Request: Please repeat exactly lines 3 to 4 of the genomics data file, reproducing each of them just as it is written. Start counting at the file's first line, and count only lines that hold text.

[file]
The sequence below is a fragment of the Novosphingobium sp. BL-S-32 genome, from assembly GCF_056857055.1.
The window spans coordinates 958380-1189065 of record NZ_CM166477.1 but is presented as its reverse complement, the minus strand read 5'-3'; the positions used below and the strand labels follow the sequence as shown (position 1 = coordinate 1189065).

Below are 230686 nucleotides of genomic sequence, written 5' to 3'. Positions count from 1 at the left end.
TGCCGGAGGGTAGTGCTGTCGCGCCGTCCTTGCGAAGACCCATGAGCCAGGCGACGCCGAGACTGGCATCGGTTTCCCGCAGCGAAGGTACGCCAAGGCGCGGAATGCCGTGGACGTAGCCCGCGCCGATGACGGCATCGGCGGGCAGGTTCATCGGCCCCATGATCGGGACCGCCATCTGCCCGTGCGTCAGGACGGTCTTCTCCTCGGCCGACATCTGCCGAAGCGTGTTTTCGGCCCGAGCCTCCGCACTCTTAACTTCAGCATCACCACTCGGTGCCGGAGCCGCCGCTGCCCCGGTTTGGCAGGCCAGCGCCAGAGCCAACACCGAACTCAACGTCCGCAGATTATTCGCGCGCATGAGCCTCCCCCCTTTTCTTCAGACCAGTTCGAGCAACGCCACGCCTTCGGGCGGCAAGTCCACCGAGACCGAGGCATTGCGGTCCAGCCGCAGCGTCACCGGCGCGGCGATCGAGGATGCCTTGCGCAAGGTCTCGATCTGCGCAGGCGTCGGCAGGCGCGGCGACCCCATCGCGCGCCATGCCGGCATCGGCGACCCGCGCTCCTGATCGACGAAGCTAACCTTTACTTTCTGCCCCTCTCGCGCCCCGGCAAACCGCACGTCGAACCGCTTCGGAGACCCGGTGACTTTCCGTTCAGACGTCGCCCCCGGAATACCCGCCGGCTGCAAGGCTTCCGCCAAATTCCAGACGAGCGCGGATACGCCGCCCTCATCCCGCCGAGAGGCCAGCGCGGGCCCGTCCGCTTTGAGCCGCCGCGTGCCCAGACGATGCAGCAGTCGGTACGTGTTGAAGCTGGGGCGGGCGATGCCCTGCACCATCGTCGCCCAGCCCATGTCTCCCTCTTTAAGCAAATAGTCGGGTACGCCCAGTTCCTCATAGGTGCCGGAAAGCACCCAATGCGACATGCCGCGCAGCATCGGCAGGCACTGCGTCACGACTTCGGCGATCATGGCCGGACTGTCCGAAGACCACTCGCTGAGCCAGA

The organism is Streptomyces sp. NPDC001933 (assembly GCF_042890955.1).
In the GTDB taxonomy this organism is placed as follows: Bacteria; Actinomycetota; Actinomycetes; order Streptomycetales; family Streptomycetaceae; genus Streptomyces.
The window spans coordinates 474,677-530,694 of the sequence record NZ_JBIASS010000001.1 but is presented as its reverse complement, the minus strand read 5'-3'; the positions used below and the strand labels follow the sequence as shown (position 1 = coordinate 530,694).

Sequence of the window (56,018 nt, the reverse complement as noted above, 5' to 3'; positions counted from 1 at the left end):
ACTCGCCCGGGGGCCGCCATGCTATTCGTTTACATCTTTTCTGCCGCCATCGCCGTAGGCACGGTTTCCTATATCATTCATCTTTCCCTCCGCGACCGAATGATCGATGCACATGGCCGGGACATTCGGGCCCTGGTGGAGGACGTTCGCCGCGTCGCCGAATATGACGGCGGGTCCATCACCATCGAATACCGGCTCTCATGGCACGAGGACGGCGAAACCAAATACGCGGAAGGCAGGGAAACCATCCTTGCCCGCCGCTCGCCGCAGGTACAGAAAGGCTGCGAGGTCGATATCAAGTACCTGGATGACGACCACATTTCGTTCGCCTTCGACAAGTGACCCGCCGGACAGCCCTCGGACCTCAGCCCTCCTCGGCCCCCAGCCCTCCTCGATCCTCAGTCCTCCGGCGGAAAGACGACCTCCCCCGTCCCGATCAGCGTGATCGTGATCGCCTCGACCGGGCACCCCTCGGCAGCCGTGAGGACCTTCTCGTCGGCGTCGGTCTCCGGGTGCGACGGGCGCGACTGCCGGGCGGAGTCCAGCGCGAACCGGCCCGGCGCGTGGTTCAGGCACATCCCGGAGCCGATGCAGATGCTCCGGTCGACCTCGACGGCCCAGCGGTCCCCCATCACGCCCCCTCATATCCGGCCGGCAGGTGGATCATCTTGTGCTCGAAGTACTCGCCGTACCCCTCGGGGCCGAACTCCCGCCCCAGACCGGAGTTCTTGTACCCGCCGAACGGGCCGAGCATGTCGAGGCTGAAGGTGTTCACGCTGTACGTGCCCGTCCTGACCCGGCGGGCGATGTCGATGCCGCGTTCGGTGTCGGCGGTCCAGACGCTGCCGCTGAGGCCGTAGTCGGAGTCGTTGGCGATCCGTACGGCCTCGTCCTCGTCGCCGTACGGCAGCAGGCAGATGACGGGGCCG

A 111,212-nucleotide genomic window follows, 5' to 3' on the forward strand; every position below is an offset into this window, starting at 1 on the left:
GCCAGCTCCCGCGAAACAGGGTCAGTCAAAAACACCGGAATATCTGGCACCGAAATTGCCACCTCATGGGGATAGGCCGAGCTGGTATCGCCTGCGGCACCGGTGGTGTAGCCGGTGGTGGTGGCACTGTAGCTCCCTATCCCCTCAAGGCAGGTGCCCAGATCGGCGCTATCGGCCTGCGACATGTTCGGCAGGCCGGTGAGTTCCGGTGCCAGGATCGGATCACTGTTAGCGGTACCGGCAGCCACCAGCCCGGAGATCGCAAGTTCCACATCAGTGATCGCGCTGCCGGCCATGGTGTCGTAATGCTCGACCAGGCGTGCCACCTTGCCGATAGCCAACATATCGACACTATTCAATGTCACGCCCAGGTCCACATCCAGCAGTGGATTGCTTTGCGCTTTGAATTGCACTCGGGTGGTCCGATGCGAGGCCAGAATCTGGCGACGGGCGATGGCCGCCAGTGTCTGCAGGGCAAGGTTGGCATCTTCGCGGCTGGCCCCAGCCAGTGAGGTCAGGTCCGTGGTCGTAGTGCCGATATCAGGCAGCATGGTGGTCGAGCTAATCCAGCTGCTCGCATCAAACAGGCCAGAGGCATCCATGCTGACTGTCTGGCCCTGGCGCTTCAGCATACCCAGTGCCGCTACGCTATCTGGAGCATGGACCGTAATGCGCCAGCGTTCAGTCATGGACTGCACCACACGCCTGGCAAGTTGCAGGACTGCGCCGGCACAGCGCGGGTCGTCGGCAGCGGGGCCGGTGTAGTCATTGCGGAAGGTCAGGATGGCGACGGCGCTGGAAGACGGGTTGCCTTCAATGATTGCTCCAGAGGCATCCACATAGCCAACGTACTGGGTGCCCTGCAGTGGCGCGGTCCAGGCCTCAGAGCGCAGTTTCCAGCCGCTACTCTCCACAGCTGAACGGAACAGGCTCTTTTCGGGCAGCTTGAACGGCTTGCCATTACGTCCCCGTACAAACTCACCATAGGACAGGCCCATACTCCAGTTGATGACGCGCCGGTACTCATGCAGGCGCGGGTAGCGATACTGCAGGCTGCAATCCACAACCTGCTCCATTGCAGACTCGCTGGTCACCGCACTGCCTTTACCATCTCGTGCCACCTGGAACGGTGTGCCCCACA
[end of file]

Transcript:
Below are 230686 nucleotides of genomic sequence, written 5' to 3'. Positions count from 1 at the left end.
TGCCGGAGGGTAGTGCTGTCGCGCCGTCCTTGCGAAGACCCATGAGCCAGGCGACGCCGAGACTGGCATCGGTTTCCCGCAGCGAAGGTACGCCAAGGCGCGGAATGCCGTGGACGTAGCCCGCGCCGATGACGGCATCGGCGGGCAGGTTCATCGGCCCCATGATCGGGACCGCCATCTGCCCGTGCGTCAGGACGGTCTTCTCCTCGGCCGACATCTGCCGAAGCGTGTTTTCGGCCCGAGCCTCCGCACTCTTAACTTCAGCATCACCACTCGGTGCCGGAGCCGCCGCTGCCCCGGTTTGGCAGGCCAGCGCCAGAGCCAACACCGAACTCAACGTCCGCAGATTATTCGCGCGCATGAGCCTCCCCCCTTTTCTTCAGACCAGTTCGAGCAACGCCACGCCTTCGGGCGGCAAGTCCACCGAGACCGAGGCATTGCGGTCCAGCCGCAGCGTCACCGGCGCGGCGATCGAGGATGCCTTGCGCAAGGTCTCGATCTGCGCAGGCGTCGGCAGGCGCGGCGACCCCATCGCGCGCCATGCCGGCATCGGCGACCCGCGCTCCTGATCGACGAAGCTAACCTTTACTTTCTGCCCCTCTCGCGCCCCGGCAAACCGCACGTCGAACCGCTTCGGAGACCCGGTGACTTTCCGTTCAGACGTCGCCCCCGGAATACCCGCCGGCTGCAAGGCTTCCGCCAAATTCCAGACGAGCGCGGATACGCCGCCCTCATCCCGCCGAGAGGCCAGCGCGGGCCCGTCCGCTTTGAGCCGCCGCGTGCCCAGACGATGCAGCAGTCGGTACGTGTTGAAGCTGGGGCGGGCGATGCCCTGCACCATCGTCGCCCAGCCCATGTCTCCCTCTTTAAGCAAATAGTCGGGTACGCCCAGTTCCTCATAGGTGCCGGAAAGCACCCAATGCGACATGCCGCGCAGCATCGGCAGGCACTGCGTCACGACTTCGGCGATCATGGCCGGACTGTCCGAAGACCACTCGCTGAGCCAGA